I keep hoping that you'll either start defining this extremely-
          diffuse and abstract "problematic of reality" thingy, or get away
          from it and start addressing some of the specific methodological
          problems that you've subsumed under it. Frankly, I think you've
          thrown a whole bunch of fruit into one basket and called 'em all
          apples. Is it, then, "the problematic" that resists distinctions,
          or the proponent of the problematic?

          > I approach my subject
          > from many angles, (not limited to but including) historical,
          > literary, autobiographical and philosophical ones.

          But what is "my subject" exactly? Seems like a whole grab-bag of
          disparate issues.

          > ... I am alarmed, and more than alarmed, that you continue to
          > suggest that such issues, being "philosophical", are "irrelevant".

          The problem here is that within "such issues" you include a wide
          variety of different topics, all apparently tied together in your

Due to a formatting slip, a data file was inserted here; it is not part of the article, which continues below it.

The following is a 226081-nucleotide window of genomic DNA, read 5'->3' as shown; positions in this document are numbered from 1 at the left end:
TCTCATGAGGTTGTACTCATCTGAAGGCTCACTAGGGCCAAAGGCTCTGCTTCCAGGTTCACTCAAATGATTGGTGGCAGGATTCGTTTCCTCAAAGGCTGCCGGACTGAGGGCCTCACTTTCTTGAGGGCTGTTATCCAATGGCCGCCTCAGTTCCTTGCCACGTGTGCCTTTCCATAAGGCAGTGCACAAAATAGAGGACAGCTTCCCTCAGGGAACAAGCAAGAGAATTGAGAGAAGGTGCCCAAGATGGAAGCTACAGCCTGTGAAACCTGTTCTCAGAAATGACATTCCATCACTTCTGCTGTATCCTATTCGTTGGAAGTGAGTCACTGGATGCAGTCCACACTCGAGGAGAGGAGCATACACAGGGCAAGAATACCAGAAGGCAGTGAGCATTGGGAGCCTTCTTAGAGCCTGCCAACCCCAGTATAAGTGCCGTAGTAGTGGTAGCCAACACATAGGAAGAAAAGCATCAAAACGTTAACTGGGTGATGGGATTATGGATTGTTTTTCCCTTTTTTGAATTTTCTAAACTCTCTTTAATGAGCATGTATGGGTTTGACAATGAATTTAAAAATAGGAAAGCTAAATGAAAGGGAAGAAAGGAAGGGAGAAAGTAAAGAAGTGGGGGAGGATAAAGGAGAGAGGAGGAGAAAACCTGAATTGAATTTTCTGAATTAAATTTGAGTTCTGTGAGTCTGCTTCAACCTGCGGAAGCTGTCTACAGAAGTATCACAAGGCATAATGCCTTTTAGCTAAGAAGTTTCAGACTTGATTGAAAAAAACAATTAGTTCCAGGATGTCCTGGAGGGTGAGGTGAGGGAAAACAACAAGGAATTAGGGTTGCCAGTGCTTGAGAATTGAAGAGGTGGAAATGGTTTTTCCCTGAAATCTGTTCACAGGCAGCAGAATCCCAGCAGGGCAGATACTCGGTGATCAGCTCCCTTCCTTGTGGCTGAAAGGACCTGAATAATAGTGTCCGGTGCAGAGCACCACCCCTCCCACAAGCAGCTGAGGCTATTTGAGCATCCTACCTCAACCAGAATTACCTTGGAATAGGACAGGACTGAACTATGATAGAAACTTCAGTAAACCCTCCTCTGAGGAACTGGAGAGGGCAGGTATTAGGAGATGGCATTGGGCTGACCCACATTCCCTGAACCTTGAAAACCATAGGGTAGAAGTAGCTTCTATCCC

mind with the phrase "the problematic of reality". Some of the
          issues you mention are clearly relevant to historical Jesus studies,
          others don't seem to me to be specifically relevant. Take for
          example the philosophical question "What is a person?" I don't
          consider that to be specifically relevant to Jesus studies. It's a
          question for philosophers, not for historians.

          > Many standard treatments of the historical Jesus today DO
          > include (brief) work you would label "philosophical" (and
          > thus irrelevant).

          The phrase I would prefer now is 'not specifically relevant'. And
          since the textual passages to which you refer are widely varied, I
          can't agree with you that I would label them all "philosophical".
          In the previous note, I responded to several specific items; I did
          label some of them as "philosophical"; others, not. If you disagree